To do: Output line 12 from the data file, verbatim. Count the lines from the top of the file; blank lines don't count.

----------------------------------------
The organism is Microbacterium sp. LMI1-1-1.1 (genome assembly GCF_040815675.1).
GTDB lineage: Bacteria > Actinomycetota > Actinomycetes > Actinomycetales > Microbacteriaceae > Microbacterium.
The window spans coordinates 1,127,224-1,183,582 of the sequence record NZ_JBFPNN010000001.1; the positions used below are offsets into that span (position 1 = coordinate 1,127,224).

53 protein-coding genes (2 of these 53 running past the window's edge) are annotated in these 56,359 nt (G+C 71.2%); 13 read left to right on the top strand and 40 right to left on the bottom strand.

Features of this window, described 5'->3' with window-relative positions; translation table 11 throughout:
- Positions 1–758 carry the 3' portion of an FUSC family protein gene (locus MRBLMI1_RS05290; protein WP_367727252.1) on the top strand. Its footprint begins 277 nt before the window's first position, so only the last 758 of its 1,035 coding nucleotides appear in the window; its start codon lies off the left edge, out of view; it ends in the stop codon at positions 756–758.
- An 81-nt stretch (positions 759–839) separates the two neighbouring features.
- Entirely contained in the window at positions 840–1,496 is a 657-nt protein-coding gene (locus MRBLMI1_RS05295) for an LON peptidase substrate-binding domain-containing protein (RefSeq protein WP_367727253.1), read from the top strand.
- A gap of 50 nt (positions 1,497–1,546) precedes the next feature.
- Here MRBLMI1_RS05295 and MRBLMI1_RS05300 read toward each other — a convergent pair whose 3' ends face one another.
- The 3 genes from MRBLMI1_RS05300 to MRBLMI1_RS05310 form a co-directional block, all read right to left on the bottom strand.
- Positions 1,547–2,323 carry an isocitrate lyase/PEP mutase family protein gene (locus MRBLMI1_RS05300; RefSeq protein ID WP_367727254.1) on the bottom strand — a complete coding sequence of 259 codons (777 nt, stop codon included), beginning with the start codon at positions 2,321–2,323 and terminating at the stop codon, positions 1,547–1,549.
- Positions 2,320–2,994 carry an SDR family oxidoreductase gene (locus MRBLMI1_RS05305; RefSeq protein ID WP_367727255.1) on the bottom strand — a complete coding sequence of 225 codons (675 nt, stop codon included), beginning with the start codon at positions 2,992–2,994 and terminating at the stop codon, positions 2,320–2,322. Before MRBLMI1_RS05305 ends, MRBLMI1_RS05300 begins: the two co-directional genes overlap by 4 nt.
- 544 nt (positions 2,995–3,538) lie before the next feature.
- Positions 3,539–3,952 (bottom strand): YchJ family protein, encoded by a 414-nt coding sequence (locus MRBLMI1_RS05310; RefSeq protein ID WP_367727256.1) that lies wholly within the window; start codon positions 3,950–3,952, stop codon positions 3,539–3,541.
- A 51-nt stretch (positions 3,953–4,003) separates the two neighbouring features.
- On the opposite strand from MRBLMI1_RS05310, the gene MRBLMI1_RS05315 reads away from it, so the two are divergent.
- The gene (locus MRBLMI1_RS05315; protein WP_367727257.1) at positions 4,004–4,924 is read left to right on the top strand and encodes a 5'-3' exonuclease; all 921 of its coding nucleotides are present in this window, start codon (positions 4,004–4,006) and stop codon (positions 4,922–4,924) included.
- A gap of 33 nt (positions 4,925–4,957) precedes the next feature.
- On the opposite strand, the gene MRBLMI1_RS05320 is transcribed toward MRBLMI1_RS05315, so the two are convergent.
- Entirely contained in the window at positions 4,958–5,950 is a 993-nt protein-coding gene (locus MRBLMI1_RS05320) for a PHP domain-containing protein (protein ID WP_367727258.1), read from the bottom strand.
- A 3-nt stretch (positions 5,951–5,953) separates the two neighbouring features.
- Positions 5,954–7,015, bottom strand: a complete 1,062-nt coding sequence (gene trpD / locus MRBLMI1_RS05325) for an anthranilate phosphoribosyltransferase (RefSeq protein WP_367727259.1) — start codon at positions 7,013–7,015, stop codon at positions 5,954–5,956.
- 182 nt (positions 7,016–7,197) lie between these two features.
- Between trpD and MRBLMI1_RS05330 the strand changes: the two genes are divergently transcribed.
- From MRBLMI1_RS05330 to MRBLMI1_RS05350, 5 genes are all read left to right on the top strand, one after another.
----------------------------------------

- Positions 1,547–2,323 carry an isocitrate lyase/PEP mutase family protein gene (locus MRBLMI1_RS05300; RefSeq protein ID WP_367727254.1) on the bottom strand — a complete coding sequence of 259 codons (777 nt, stop codon included), beginning with the start codon at positions 2,321–2,323 and terminating at the stop codon, positions 1,547–1,549.